Western opinion of Pinochet is generally negative. In the US and Europe, dictator are “bad guys.” In Chile I found he enjoys a mixed legacy. New friend Sonia explained the country’s divided in half. According to another guy, Diego, Pinochet was a horrible leader. At the museum on top of El Morro, there are dedications to Pinochet. Chile is proud of their military, which has thumped every neighbor it’s gone to war with (including Peru a few times).
I was never eager to see Chile because of what I’d heard. Chile and Argentina have more of a European influence, less Latin character. I heard they were pretentious but found the opposite to be true (in Arica anyway).
I was having a few beers my first night on a patio in the central commercial district. At a table next to me sat two beautiful girls with two young men. They invited me to join them. Sonia, Niko, Patricio, and Pablo were very friendly. We drank until late. They were students at the local university. We met the next day for lunch on their campus and they showed me around. After lunch Pablo had to split but Sonia, Niko, and Patricio accompanied me to the top of El Morro, the mountain overlooking Arica.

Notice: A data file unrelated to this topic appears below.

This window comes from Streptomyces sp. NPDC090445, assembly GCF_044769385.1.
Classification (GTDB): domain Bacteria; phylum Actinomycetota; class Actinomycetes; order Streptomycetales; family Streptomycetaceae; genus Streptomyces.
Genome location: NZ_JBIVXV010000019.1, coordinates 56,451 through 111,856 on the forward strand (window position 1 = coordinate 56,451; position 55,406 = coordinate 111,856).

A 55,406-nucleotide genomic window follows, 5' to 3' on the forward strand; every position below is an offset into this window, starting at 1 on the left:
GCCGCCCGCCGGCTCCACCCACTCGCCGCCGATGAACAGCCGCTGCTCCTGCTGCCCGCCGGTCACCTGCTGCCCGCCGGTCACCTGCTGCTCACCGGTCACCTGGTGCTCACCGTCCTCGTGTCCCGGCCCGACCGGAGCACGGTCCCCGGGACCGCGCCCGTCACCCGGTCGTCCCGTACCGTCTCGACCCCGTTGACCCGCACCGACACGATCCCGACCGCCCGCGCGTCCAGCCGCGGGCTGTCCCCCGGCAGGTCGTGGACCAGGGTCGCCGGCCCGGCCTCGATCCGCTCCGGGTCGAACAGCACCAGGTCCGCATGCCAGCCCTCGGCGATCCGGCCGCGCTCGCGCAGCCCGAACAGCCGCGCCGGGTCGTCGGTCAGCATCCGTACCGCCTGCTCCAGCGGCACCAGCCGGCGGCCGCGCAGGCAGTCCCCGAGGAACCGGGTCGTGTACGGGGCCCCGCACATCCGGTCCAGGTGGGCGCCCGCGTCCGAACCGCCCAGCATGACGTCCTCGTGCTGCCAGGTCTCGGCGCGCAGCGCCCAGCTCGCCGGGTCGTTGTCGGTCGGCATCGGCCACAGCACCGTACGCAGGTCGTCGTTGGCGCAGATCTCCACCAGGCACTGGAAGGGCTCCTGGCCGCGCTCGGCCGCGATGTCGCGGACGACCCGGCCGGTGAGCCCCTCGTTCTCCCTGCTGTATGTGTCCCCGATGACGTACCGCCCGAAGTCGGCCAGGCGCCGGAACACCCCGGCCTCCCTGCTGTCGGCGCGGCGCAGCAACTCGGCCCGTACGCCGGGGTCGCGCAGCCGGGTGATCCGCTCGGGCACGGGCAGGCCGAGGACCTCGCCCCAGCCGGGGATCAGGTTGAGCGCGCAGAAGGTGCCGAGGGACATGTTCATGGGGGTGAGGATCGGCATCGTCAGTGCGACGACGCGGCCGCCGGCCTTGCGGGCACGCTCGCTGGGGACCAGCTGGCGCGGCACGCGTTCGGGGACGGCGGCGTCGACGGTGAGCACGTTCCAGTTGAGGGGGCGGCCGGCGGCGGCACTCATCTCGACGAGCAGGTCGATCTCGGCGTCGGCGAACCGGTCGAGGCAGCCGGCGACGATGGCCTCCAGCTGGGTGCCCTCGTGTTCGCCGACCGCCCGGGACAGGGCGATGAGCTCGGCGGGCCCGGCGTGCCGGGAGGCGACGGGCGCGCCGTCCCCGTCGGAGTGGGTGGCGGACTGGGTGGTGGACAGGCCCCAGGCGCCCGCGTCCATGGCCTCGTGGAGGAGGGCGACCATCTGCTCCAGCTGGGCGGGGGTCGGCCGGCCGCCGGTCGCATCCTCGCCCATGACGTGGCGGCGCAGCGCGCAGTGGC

One thing strange about this group – I assumed they were two couples. But by the end of the second day, I learned that each one of these four friends had a significant other, but nobody was each other’s significant other. Their significant others weren’t part of the group.
My last night I met a group of three guys drinking. They were already pretty boozed up and couldn’t keep up. They were in a blues band together and I insisted they check out Junior Kimbrough, RL Burnside, and T Model Ford. Diego emailed me recently that he loved Junior Kimbrough.
La Represión y Daniel Menco
On the Universidad Tarapacá de Arica campus I took pictures of the murals decorating various buildings. Most were statements against La Represión, or the supression of the student voice by police. Sonia protested that she didn’t agree with the message. She feels there’s no such repression. I told Sonia it doesn’t really matter if I agree with the cause to appreciate the art.
In May 1999 UTA students organized a protest which turned violent. In their efforts to gain control, the Chilean police killed 23 year-old student Daniel Menco. His image was in some murals. Below is a video dedication to Menco.